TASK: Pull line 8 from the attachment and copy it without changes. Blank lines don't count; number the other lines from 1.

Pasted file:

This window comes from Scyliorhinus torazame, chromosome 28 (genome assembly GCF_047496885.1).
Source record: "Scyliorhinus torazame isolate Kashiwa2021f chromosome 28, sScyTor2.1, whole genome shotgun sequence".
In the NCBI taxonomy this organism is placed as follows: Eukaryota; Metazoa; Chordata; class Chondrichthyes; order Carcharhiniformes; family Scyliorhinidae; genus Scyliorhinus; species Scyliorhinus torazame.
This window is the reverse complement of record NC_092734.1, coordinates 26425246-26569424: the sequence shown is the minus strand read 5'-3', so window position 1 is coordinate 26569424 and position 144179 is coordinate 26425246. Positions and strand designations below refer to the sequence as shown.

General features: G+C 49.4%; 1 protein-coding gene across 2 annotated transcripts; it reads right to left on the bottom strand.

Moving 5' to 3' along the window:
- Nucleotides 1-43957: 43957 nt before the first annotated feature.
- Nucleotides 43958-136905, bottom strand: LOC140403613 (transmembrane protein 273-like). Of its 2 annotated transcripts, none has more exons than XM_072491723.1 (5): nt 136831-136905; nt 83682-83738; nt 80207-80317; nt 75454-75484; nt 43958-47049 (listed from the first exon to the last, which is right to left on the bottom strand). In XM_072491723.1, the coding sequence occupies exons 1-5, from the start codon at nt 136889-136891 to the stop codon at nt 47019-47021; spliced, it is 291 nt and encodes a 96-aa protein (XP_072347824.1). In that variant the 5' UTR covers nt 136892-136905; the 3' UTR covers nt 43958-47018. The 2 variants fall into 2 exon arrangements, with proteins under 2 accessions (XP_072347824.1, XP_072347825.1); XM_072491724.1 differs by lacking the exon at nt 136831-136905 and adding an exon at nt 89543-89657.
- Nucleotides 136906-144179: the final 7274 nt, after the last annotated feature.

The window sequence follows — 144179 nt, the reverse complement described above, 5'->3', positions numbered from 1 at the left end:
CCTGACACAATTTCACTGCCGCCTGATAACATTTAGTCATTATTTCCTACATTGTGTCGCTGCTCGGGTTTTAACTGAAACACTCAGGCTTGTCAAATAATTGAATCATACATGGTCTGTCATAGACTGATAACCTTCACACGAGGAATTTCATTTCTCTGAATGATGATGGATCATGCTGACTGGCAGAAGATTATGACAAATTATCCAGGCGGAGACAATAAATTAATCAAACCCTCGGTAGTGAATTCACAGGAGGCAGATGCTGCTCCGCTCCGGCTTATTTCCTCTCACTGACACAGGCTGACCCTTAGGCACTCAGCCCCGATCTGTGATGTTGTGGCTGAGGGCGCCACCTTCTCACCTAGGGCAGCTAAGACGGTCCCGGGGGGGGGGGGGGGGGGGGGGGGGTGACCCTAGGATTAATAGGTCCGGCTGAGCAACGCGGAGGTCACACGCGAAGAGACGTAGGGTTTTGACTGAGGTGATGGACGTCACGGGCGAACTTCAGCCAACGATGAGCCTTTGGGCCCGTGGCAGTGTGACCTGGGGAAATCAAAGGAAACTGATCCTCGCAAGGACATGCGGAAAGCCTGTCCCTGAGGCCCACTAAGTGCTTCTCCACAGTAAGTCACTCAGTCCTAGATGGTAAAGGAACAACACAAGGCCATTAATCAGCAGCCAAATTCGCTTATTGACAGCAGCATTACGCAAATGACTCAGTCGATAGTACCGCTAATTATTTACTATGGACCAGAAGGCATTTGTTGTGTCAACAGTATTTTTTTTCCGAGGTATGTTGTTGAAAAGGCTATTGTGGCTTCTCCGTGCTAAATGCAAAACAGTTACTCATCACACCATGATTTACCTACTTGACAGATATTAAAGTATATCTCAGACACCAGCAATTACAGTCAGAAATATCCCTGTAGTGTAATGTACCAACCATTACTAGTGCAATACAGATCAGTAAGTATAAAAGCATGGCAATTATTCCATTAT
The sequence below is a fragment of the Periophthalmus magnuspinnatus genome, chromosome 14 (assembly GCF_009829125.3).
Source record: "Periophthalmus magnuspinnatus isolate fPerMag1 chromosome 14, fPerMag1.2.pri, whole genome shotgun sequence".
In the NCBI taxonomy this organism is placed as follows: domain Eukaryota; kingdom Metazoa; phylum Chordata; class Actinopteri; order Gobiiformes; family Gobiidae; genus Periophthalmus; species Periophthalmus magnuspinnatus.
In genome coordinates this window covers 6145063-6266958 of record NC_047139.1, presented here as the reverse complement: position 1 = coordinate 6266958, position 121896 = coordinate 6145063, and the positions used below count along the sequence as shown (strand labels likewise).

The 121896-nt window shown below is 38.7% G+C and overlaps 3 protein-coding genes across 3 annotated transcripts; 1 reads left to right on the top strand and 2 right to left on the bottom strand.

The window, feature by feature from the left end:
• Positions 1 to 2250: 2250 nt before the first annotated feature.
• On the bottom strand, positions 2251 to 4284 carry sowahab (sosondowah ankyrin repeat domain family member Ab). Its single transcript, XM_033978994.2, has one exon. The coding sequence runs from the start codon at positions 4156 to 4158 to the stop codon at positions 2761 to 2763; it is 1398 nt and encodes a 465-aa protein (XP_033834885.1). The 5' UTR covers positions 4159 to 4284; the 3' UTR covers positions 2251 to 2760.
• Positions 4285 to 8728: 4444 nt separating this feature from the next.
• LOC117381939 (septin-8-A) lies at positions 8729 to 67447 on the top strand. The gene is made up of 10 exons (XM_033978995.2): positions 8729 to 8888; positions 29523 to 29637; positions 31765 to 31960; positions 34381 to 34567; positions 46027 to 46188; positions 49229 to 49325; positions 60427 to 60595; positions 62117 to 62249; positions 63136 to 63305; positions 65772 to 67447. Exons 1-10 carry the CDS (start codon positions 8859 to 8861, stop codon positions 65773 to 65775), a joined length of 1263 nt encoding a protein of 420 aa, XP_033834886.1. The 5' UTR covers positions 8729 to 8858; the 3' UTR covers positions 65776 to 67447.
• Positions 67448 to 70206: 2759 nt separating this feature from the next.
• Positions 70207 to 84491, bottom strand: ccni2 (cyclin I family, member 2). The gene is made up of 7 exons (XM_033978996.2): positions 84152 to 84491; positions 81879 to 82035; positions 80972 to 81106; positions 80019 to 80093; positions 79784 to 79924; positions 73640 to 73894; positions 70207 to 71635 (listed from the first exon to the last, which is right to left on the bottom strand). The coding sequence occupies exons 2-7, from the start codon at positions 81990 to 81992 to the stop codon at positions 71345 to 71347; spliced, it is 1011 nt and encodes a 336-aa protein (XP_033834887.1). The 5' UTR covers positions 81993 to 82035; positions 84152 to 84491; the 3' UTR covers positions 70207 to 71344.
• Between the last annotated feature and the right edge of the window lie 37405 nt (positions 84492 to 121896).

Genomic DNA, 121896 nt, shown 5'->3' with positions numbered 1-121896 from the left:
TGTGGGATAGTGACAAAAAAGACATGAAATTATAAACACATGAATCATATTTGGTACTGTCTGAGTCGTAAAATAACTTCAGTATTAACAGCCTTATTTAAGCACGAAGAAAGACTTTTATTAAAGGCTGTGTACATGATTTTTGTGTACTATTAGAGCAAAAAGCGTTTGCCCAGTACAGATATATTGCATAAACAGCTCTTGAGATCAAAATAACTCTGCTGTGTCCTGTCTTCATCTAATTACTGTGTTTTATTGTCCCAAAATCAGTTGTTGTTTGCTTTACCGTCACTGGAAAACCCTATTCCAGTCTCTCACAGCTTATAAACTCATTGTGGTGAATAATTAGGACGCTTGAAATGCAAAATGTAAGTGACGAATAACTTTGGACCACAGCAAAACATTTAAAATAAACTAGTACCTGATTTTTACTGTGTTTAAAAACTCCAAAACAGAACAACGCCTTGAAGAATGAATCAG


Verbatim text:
- Nucleotides 43958-136905, bottom strand: LOC140403613 (transmembrane protein 273-like). Of its 2 annotated transcripts, none has more exons than XM_072491723.1 (5): nt 136831-136905; nt 83682-83738; nt 80207-80317; nt 75454-75484; nt 43958-47049 (listed from the first exon to the last, which is right to left on the bottom strand). In XM_072491723.1, the coding sequence occupies exons 1-5, from the start codon at nt 136889-136891 to the stop codon at nt 47019-47021; spliced, it is 291 nt and encodes a 96-aa protein (XP_072347824.1). In that variant the 5' UTR covers nt 136892-136905; the 3' UTR covers nt 43958-47018. The 2 variants fall into 2 exon arrangements, with proteins under 2 accessions (XP_072347824.1, XP_072347825.1); XM_072491724.1 differs by lacking the exon at nt 136831-136905 and adding an exon at nt 89543-89657.